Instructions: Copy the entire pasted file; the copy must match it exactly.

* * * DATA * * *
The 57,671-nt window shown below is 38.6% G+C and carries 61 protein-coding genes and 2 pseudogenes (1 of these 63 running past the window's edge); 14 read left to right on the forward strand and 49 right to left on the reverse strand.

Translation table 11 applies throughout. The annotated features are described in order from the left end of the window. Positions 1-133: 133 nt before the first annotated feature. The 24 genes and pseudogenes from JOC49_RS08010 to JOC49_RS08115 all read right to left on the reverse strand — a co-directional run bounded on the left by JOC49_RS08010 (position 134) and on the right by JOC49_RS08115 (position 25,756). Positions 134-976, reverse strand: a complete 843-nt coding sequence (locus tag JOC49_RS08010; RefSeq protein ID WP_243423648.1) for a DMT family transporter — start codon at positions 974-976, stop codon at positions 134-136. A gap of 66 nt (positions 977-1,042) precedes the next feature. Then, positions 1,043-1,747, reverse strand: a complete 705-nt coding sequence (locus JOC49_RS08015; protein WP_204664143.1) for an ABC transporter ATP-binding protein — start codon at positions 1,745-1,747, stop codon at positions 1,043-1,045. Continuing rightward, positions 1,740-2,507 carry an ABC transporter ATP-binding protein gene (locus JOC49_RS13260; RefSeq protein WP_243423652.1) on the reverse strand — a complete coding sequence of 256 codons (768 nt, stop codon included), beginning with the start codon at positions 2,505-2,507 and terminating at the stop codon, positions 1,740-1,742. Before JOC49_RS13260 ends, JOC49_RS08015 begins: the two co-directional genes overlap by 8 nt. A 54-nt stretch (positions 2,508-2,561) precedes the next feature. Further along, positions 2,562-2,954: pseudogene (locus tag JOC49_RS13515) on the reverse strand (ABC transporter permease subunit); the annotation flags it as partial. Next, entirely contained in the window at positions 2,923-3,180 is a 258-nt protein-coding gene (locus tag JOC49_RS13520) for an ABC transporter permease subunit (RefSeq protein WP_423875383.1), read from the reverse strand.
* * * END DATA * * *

The 57,671-nt window shown below is 38.6% G+C and carries 61 protein-coding genes and 2 pseudogenes (1 of these 63 running past the window's edge); 14 read left to right on the forward strand and 49 right to left on the reverse strand.

Translation table 11 applies throughout. The annotated features are described in order from the left end of the window. Positions 1-133: 133 nt before the first annotated feature. The 24 genes and pseudogenes from JOC49_RS08010 to JOC49_RS08115 all read right to left on the reverse strand — a co-directional run bounded on the left by JOC49_RS08010 (position 134) and on the right by JOC49_RS08115 (position 25,756). Positions 134-976, reverse strand: a complete 843-nt coding sequence (locus tag JOC49_RS08010; RefSeq protein ID WP_243423648.1) for a DMT family transporter — start codon at positions 974-976, stop codon at positions 134-136. A gap of 66 nt (positions 977-1,042) precedes the next feature. Then, positions 1,043-1,747, reverse strand: a complete 705-nt coding sequence (locus JOC49_RS08015; protein WP_204664143.1) for an ABC transporter ATP-binding protein — start codon at positions 1,745-1,747, stop codon at positions 1,043-1,045. Continuing rightward, positions 1,740-2,507 carry an ABC transporter ATP-binding protein gene (locus JOC49_RS13260; RefSeq protein WP_243423652.1) on the reverse strand — a complete coding sequence of 256 codons (768 nt, stop codon included), beginning with the start codon at positions 2,505-2,507 and terminating at the stop codon, positions 1,740-1,742. Before JOC49_RS13260 ends, JOC49_RS08015 begins: the two co-directional genes overlap by 8 nt. A 54-nt stretch (positions 2,508-2,561) precedes the next feature. Further along, positions 2,562-2,954: pseudogene (locus tag JOC49_RS13515) on the reverse strand (ABC transporter permease subunit); the annotation flags it as partial. Next, entirely contained in the window at positions 2,923-3,180 is a 258-nt protein-coding gene (locus tag JOC49_RS13520) for an ABC transporter permease subunit (RefSeq protein WP_423875383.1), read from the reverse strand.